Our explanation of USPTO malfeasance left OIRA with few options. OIRA did something very rare: on May 17, 2021, OIRA gave the USPTO a failing grade. OIRA gave the USPTO a six month “do over,” with the proviso that it must consider the already-extant public comments:

Approval granted for 6 months, USPTO should resubmit for the full 3-year renewal request. Public comments that were submitted will be carried over and continued to be considered during the renewal review.

September and November 2021: The USPTO’s Triennial Renewal of Paperwork Clearance for Powers of Attorney—With None of the “Do Over” Errors Corrected

In September 2021, the USPTO restarted the approval process with a third Federal Register notice. Between May and September, the USPTO did precisely nothing to reduce burden for powers of attorney. In its third Federal Register notice, the USPTO had proposed to implement exactly zero of the recommendations provided in the public comment letters. In the third Federal Register notice, the USPTO gives exactly zero consideration to the “public comment letters” that OIRA had directed it to “continue to consider.” But—the USPTO adopted our lower estimates of burden that would apply had the USPTO implemented our recommendations, while having done exactly zero to implement them. In other words, this Federal Register notice contained representations to be made to an ex parte tribunal that no reasonable person would accept as informed or candid.

So, we filed a third public comment letter pointing out the USPTO’s failure to follow the directives given by OIRA, and pointing out a number of false statements, and corrections the USPTO could adopt before submitting false statements to OIRA. As one example, we suggested that the USPTO should correct its assertion that time spent on powers of attorney is entirely paralegal time, with client and attorney time both zero.

The USPTO paid no attention. (This is fairly typical—in some cases, the USPTO files its submission at OIRA before the public comment period expires, and thereby ignores the last day’s public comment letters. If you suspect that the USPTO actively evades fair response to public comments, your suspicion has objective support.) Instead, the USPTO filed its fourth paper at OIRA with no further consideration of the public comment letters, and with a number of certifications that lack any objective basis, statements of fact that no reasonable person could have believed to be true. After getting caught the first time in the spring of 2021, the USPTO repeated these truthfulness-impaired statements a second time in the fall, in a submission to an ex parte tribunal, with the sign-off of lawyers.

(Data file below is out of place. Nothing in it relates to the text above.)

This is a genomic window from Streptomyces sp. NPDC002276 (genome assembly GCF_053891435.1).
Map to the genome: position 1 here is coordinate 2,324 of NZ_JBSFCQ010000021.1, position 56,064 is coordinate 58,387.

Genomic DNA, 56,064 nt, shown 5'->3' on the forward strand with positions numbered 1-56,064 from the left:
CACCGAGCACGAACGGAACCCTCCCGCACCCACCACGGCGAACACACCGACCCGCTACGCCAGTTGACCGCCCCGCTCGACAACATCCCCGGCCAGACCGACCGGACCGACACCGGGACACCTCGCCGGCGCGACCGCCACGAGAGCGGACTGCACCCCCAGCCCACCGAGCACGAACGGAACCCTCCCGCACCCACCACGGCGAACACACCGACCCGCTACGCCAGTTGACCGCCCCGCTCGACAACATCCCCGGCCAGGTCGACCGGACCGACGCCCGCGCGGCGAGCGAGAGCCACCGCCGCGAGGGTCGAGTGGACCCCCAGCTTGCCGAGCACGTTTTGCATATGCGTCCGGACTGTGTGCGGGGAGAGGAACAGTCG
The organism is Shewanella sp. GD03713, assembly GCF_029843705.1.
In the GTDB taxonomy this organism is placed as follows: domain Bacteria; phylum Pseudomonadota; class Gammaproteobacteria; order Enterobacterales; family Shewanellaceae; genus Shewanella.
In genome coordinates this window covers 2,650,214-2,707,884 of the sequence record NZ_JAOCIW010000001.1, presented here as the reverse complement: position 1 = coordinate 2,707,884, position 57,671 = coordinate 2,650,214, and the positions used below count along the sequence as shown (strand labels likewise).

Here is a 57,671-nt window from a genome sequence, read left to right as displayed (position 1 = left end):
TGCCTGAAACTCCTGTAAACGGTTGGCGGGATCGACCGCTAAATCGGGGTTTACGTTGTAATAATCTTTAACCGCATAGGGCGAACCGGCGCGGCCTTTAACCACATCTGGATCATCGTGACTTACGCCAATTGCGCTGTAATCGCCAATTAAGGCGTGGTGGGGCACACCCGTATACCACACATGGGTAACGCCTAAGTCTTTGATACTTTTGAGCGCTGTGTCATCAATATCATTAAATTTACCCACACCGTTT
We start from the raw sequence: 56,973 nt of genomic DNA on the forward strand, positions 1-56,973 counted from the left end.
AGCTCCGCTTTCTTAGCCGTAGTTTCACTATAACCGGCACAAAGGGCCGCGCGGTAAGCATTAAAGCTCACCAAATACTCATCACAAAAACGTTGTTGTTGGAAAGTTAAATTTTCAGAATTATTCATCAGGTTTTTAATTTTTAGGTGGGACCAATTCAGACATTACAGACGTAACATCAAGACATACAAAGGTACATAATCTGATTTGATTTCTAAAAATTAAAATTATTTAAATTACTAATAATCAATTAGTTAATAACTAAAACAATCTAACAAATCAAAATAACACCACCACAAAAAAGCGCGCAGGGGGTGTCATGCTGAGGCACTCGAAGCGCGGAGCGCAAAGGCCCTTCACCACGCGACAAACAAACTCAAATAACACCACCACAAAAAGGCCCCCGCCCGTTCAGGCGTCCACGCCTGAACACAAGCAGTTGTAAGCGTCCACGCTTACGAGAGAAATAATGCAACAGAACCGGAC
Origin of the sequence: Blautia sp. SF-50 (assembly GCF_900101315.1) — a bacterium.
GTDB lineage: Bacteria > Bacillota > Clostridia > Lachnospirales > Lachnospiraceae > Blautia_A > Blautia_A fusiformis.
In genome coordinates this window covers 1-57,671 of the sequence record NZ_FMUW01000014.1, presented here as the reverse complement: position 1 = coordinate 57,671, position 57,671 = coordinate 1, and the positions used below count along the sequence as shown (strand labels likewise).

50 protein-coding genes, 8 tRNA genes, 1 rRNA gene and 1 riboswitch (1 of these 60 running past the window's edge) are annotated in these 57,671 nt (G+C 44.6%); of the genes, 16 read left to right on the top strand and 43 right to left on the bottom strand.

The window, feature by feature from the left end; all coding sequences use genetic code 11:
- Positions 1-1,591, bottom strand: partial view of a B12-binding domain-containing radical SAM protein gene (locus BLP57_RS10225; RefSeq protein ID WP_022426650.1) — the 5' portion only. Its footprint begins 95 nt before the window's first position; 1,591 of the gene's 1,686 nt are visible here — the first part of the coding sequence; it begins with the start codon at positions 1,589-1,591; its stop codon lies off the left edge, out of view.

And so we filed a fourth comment letter on December 29, 2021. We pointed out the following errors in the USPTO’s filing:

  • The USPTO’s failed to “consider public comments,” after a direct order from the Executive Office of the President.
  • The USPTO made an affirmative representation to an ex parte tribunal that the time for an attorney or agent to oversee a power of attorney is zero.
  • The USPTO made an affirmative representation to an ex parte tribunal that the time for a client to sign a power of attorney is zero.
  • The USPTO cherry-picked incompatible facts—the USPTO claimed the benefit of our lower estimate that could apply if the USPTO had adopted our recommendations for reduction of burden, but claimed those estimates for its unreformed and unlawful status quo
  • The law requires an agency to make certain certifications: that agency conducts business “written using plain, coherent, and unambiguous terminology,” is “consistent and compatible, to the maximum extent practicable, with the existing reporting and recordkeeping practices,” and “reduces to the extent practicable … the burden” on persons who interact with the agency. The USPTO checked the boxes for these certifications—but if the USPTO investigated to ensure truthfulness in its certifications to an ex parte tribunal, the results of that investigation are not visible.

This time OIRA does not appear to be on board with the USPTO. As previously mentioned, most agency requests are granted within hours of the close of the 30-day comment period. In contrast, as of July 15, 2022, the USPTO’s request for approval remains pending with no action by OIRA after seven months.

For Director Vidal: Procedural Law Matters

This two-part article uses powers of attorney as a simple example to demonstrate a pervasive problem. Powers of attorney are just about the simplest and least controversial paperwork there is. And yet, even for this simplest and least-consequential paperwork, the USPTO is fighting the law and common experience. Why? If this is how the USPTO handles an inconsequential rule, what should the public believe is happening with rules that have real consequence?

For more substantial rules, the USPTO regularly claims exemptions, “artfully” paraphrases public comments in order to avoid plain and direct answers, and attempts to promulgate rules by guidance when regulation is required. A former OIRA official, who had reviewed hundreds of these submissions made by every other agency in the government, observed:

The USPTO is a longstanding, serial violator of established regulatory principles. This is the product of a bureaucratic culture that treats presidential direction as interference, is adamantly opposed to basing regulatory decision-making on informed analysis, and has serious difficulty adhering to the rule of law.

Rulemaking law prevents unintended consequences and unintended costs.  The public’s past suggestions are still there just waiting for adoption.


The USPTO provided written comment on Part I of this article, but declined to comment on Part II.